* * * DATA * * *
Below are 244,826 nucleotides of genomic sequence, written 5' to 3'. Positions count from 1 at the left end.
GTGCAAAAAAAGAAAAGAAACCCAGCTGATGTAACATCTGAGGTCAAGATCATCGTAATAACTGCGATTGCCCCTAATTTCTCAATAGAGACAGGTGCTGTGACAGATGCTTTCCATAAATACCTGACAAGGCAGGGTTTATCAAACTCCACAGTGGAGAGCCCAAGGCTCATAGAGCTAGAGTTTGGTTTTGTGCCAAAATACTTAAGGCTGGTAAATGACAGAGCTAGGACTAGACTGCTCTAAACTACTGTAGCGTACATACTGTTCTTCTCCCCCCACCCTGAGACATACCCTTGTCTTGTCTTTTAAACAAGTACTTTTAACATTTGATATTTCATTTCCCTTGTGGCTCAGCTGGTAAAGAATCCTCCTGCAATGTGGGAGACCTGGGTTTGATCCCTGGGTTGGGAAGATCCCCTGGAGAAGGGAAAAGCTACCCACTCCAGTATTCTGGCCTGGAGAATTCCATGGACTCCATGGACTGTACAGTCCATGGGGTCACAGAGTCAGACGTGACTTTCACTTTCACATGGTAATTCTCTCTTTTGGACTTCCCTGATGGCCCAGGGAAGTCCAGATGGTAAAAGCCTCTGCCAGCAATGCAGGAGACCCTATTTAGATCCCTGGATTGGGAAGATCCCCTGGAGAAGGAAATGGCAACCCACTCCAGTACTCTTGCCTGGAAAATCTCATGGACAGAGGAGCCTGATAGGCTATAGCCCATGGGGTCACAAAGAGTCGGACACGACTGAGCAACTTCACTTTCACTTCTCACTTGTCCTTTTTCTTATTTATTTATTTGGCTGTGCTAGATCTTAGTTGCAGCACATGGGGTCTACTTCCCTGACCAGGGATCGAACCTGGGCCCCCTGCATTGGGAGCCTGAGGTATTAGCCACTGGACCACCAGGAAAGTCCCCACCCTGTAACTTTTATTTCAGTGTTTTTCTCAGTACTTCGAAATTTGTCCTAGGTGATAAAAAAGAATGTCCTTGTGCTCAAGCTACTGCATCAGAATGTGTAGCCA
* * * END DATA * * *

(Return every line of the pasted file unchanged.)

Below are 244,826 nucleotides of genomic sequence, written 5' to 3'. Positions count from 1 at the left end.
GTGCAAAAAAAGAAAAGAAACCCAGCTGATGTAACATCTGAGGTCAAGATCATCGTAATAACTGCGATTGCCCCTAATTTCTCAATAGAGACAGGTGCTGTGACAGATGCTTTCCATAAATACCTGACAAGGCAGGGTTTATCAAACTCCACAGTGGAGAGCCCAAGGCTCATAGAGCTAGAGTTTGGTTTTGTGCCAAAATACTTAAGGCTGGTAAATGACAGAGCTAGGACTAGACTGCTCTAAACTACTGTAGCGTACATACTGTTCTTCTCCCCCCACCCTGAGACATACCCTTGTCTTGTCTTTTAAACAAGTACTTTTAACATTTGATATTTCATTTCCCTTGTGGCTCAGCTGGTAAAGAATCCTCCTGCAATGTGGGAGACCTGGGTTTGATCCCTGGGTTGGGAAGATCCCCTGGAGAAGGGAAAAGCTACCCACTCCAGTATTCTGGCCTGGAGAATTCCATGGACTCCATGGACTGTACAGTCCATGGGGTCACAGAGTCAGACGTGACTTTCACTTTCACATGGTAATTCTCTCTTTTGGACTTCCCTGATGGCCCAGGGAAGTCCAGATGGTAAAAGCCTCTGCCAGCAATGCAGGAGACCCTATTTAGATCCCTGGATTGGGAAGATCCCCTGGAGAAGGAAATGGCAACCCACTCCAGTACTCTTGCCTGGAAAATCTCATGGACAGAGGAGCCTGATAGGCTATAGCCCATGGGGTCACAAAGAGTCGGACACGACTGAGCAACTTCACTTTCACTTCTCACTTGTCCTTTTTCTTATTTATTTATTTGGCTGTGCTAGATCTTAGTTGCAGCACATGGGGTCTACTTCCCTGACCAGGGATCGAACCTGGGCCCCCTGCATTGGGAGCCTGAGGTATTAGCCACTGGACCACCAGGAAAGTCCCCACCCTGTAACTTTTATTTCAGTGTTTTTCTCAGTACTTCGAAATTTGTCCTAGGTGATAAAAAAGAATGTCCTTGTGCTCAAGCTACTGCATCAGAATGTGTAGCCA